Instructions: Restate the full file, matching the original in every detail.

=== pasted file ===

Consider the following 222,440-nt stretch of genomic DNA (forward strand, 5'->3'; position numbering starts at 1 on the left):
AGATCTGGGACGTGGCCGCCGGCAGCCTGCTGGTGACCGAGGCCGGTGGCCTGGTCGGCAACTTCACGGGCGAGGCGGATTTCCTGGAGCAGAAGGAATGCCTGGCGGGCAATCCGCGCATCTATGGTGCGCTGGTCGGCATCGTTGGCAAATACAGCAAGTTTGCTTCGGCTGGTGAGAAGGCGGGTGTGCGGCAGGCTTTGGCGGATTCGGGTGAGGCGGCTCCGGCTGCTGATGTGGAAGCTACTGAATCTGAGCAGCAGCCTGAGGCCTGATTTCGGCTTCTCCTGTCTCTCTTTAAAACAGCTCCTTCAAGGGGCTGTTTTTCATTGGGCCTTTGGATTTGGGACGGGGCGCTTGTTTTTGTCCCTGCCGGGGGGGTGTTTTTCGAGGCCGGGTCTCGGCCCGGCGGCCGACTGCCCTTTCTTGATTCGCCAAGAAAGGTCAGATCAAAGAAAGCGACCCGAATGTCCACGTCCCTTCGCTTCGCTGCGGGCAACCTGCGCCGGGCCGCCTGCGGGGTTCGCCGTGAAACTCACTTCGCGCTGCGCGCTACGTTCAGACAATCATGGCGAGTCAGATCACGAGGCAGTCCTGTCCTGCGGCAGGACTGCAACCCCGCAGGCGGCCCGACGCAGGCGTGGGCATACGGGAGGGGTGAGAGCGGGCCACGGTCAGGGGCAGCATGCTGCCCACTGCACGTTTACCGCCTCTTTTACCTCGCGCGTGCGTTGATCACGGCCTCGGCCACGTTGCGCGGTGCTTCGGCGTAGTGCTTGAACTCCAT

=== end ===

Consider the following 222,440-nt stretch of genomic DNA (forward strand, 5'->3'; position numbering starts at 1 on the left):
AGATCTGGGACGTGGCCGCCGGCAGCCTGCTGGTGACCGAGGCCGGTGGCCTGGTCGGCAACTTCACGGGCGAGGCGGATTTCCTGGAGCAGAAGGAATGCCTGGCGGGCAATCCGCGCATCTATGGTGCGCTGGTCGGCATCGTTGGCAAATACAGCAAGTTTGCTTCGGCTGGTGAGAAGGCGGGTGTGCGGCAGGCTTTGGCGGATTCGGGTGAGGCGGCTCCGGCTGCTGATGTGGAAGCTACTGAATCTGAGCAGCAGCCTGAGGCCTGATTTCGGCTTCTCCTGTCTCTCTTTAAAACAGCTCCTTCAAGGGGCTGTTTTTCATTGGGCCTTTGGATTTGGGACGGGGCGCTTGTTTTTGTCCCTGCCGGGGGGGTGTTTTTCGAGGCCGGGTCTCGGCCCGGCGGCCGACTGCCCTTTCTTGATTCGCCAAGAAAGGTCAGATCAAAGAAAGCGACCCGAATGTCCACGTCCCTTCGCTTCGCTGCGGGCAACCTGCGCCGGGCCGCCTGCGGGGTTCGCCGTGAAACTCACTTCGCGCTGCGCGCTACGTTCAGACAATCATGGCGAGTCAGATCACGAGGCAGTCCTGTCCTGCGGCAGGACTGCAACCCCGCAGGCGGCCCGACGCAGGCGTGGGCATACGGGAGGGGTGAGAGCGGGCCACGGTCAGGGGCAGCATGCTGCCCACTGCACGTTTACCGCCTCTTTTACCTCGCGCGTGCGTTGATCACGGCCTCGGCCACGTTGCGCGGTGCTTCGGCGTAGTGCTTGAACTCCAT